It would be fantastic to have a 15–20 minute chat about your transition into the field and your work since. I’m sure that hearing about your experience would be extremely helpful as I explore this potential change.
Would you have any availability for that in the next few weeks? I’d be happy to come to you or to speak on the phone or over Zoom. I’m free all afternoon every Friday, but I can make most times work, so please just let me know what’s best for you.
If you get your interview, be sure to let them do most of the talking, so you can soak up as much of their experience as possible. And take good notes – they’ll soon come in useful.
Use psychology to write effective networking emails and take control of your career path, via @EmphasisWriting Click To Tweet
If you have a call or meeting, always follow up with a thank-you message within a day. This can follow a similar formula to the follow-up email after a networking event.
However, remember how helpers like to know how effective their help has been? You can hint at that by specifically mentioning an element of their advice or an action they suggested and how you are taking it forward.
Subject: Thank you for your insights
Thank you again for your time yesterday. I really enjoyed our conversation.
I’ve already requested to join that LinkedIn group and ordered the ‘Bible of UX’ book you recommended – and I can’t wait to get stuck in!
I’ll let you know how I get on.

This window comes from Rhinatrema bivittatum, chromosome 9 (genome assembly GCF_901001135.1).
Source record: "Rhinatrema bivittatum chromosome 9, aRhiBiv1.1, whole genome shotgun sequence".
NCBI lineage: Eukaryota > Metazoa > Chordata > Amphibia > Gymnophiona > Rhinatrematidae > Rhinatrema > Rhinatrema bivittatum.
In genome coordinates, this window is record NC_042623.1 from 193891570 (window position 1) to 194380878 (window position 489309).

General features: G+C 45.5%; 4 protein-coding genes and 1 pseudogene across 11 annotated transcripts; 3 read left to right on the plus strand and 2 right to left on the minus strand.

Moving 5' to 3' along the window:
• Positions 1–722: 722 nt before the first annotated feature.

If you are keen to grow that professional relationship, don’t leave it there. Entrepreneur and author Ramit Sethi recommends using a technique he calls ‘Closing the Loop’ to differentiate yourself. The approach ties in the principle of reciprocation and the cue of effectiveness.
A week or two after your thank you, send another short email. Don’t ask anything of the recipient – crucially, not even a reply. Instead, send them something you think they’ll value based on everything you now know about them: it could be an article, blog post, website, tool or resource – even a useful contact.
I hope you’re well.
No need to reply to this – but I wanted to point you to this blog post on an innovative new approach to user testing, in case you haven’t seen it already. Could be a game changer!
Two to three weeks later, you’ll send another email to ‘close the loop’. How has their help already paid off? Here’s where you can tell them how effective their advice has been. Be specific.
From this foundation, you can ask for other people they could refer you to.
I have a quick progress update: after connecting with several members of the LinkedIn group you recommended, I’ve learned about a training programme I can join alongside my current role. I signed up! Thank you for the great suggestion.
It’s been so good to connect with people who are excited about this field. If there’s anyone else you think I should speak with, please do let me know.
And I’ll let you know how it goes.
The key to this technique is that you have repeatedly put your contact’s needs ahead of your own before you ask them for anything more. You also stand out as someone who takes action.